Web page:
Canadian tenor Andrew Haji followed with an absolutely glorious Alfredo’s “De’miei bollenti spiriti,” a role he has already sung on stage. He also sang Tamino’s “Dies Bildnis” perfectly, with elegant tone, great German diction and excellent sense of pitch. It helps that he has already sung both complete roles on stage! He expressions in these two arias were highly nuanced and detailed, something that only comes with experience. The aria “Je crois entendre encore” is a piece that requires excellent technical control, and he did it very beautifully.  However, I was surprised he omitted the last line, which rises to a pianissimo high B, sometimes sung in falsetto.  Granted this line was not in the original Bizet but interpolated later by tenors. But like the E-flat in “Sempre libera” or the high B in Federico’s Lament from L’Arlesiana, avid opera fans like me do miss it.  Haji concluded his program with “En fermant les yeux” from Manon, sung with sweet tone and lovely mezza voce.  Full marks for Haji.

The final competitor was South Korean bass Jongsoo Yang, who began with “Non piu andrai” from Nozze, sung with wonderful, youthful tone.  He followed with a very impressive “La calunna” from Barbiere.  With all due respect to Yang, to my ears, his voice at 28 is more that of a bass-baritone. That said, bass voices take a long time to mature, so he may well become a “true” bass in the future. For now, he’s a very impressive low voice singer with a spectacular high register, coupled with a tall and attractive stage appearance. The only fly in the ointment was his choice of the bass aria from Handel’s Messiah, the only piece where his fast vibrato (bordering on tremolo) became evident. In spite of this misfire, it was a very fine performance.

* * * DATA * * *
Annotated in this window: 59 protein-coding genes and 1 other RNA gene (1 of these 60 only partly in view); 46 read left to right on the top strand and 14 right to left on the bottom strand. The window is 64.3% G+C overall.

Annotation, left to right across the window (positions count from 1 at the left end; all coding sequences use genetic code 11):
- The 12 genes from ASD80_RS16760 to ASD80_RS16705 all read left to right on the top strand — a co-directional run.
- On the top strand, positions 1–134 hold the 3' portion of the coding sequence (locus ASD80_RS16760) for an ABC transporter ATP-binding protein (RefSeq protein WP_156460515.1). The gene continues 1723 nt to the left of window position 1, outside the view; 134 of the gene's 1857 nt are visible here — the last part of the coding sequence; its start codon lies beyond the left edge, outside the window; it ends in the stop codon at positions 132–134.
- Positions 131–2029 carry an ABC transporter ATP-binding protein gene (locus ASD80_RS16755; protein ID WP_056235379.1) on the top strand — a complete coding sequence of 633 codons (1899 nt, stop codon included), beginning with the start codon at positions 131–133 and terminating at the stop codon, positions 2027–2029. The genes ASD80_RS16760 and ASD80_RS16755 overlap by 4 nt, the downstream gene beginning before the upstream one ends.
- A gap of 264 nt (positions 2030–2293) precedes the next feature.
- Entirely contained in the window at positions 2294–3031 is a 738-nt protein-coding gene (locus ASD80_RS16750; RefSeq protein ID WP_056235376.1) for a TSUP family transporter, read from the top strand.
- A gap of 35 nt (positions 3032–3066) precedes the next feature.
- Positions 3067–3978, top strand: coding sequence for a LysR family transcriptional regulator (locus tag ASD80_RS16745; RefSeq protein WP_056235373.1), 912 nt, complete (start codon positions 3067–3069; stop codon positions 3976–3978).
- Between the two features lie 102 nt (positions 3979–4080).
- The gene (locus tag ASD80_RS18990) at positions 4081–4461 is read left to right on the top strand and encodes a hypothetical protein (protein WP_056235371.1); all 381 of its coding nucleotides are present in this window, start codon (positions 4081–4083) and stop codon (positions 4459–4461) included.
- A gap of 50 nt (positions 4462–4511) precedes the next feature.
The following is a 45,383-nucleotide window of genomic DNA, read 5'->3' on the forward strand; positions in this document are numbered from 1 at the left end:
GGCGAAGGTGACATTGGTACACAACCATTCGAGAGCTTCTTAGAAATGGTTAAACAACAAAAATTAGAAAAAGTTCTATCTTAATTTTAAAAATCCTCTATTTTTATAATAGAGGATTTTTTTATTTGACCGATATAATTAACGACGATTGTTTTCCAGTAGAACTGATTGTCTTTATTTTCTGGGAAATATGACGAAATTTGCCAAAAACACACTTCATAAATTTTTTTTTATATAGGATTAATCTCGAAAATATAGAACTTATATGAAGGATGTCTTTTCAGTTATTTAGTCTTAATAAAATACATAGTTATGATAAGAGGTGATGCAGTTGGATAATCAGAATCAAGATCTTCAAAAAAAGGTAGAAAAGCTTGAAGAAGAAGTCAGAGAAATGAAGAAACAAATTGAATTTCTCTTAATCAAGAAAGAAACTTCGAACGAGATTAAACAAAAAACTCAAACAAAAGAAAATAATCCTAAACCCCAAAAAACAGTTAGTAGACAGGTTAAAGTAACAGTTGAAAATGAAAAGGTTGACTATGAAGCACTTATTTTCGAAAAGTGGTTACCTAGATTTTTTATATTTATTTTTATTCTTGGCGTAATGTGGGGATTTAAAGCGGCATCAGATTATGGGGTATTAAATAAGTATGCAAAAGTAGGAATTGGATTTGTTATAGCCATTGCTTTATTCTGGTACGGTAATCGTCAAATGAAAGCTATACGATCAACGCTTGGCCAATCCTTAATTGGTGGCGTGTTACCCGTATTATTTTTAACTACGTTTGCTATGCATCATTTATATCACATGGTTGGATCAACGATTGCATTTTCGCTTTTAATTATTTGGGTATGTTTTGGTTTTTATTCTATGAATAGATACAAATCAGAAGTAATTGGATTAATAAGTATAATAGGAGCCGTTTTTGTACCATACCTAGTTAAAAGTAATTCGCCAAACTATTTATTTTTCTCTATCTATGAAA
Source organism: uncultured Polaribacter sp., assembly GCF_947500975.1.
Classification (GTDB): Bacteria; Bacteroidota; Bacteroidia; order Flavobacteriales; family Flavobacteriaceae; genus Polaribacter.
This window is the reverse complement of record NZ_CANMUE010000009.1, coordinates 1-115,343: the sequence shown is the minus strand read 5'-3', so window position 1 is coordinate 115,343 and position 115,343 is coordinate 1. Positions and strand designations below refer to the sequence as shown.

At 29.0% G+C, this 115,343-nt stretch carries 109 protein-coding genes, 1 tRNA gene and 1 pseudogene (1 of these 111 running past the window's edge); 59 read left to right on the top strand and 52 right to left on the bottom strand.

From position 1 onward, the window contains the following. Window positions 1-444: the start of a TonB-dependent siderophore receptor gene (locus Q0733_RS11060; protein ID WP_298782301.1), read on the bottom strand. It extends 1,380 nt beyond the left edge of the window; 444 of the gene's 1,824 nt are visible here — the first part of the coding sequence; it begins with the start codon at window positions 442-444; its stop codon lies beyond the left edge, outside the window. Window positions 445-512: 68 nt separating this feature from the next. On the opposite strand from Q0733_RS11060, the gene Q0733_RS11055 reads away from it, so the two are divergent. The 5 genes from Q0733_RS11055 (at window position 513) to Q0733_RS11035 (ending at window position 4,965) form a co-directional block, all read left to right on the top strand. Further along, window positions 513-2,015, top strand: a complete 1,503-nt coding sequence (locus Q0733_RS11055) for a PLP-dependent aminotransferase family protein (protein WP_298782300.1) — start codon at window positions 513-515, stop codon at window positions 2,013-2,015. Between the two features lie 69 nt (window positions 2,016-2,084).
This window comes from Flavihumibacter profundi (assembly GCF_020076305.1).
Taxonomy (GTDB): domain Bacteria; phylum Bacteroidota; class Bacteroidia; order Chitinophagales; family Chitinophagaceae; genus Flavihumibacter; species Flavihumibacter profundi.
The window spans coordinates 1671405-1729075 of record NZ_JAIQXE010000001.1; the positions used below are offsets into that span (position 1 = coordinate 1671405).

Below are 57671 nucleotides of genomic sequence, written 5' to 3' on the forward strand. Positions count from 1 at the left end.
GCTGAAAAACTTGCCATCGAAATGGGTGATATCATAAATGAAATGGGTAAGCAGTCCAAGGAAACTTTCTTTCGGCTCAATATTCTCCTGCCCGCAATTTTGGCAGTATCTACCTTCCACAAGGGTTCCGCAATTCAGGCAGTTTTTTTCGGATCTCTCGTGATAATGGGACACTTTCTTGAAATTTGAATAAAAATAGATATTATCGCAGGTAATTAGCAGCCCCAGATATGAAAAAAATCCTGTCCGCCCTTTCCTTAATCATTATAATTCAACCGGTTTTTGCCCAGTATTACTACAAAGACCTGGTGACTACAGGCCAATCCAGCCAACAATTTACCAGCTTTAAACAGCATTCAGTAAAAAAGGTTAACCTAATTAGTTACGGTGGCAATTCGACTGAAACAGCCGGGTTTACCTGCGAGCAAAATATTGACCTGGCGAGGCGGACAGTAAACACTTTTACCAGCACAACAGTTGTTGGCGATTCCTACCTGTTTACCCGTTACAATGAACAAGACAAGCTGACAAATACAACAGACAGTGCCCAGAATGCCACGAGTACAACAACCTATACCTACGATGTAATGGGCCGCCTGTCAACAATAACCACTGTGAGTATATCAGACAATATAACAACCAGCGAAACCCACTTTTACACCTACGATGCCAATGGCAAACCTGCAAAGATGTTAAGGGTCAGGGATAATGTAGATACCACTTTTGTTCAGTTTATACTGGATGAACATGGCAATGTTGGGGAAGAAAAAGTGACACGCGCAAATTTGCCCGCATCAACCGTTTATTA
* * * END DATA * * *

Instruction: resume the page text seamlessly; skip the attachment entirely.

There you have it. The first half of the Aria Semifinals. I think I can say without bias that top honours of this session belonged to the two Canadians, Emily D’Angelo and Andrew Haji. I look forward to the second half of the Semis on Tuesday, June 5.

You can watch the competition live on YouTube, as well as from their Facebook page and their website.

Follow our daily 2018 CMIM coverage HERE.

Joseph So

Joseph So

Joseph So is Professor Emeritus at Trent University and Associate Editor of Opera Canada.He is also a long-time contributor to La Scena Musicale and Opera (London, UK). His interest in music journalism focuses on voice, opera as well as symphonic and piano repertoires. He appears regularly as a panel member of the Big COC Podcast.He has co-edited a book, Opera in a Multicultural World: Coloniality, Culture, Performance, published by Routledge (Taylor & Francis Group).
Joseph So
Joseph So

Joseph So

Joseph So is Professor Emeritus at Trent University and Associate Editor of Opera Canada.He is also a long-time contributor to La Scena Musicale and Opera (London, UK). His interest in music journalism focuses on voice, opera as well as symphonic and piano repertoires. He appears regularly as a panel member of the Big COC Podcast.He has co-edited a book, Opera in a Multicultural World: Coloniality, Culture, Performance, published by Routledge (Taylor & Francis Group).
Joseph So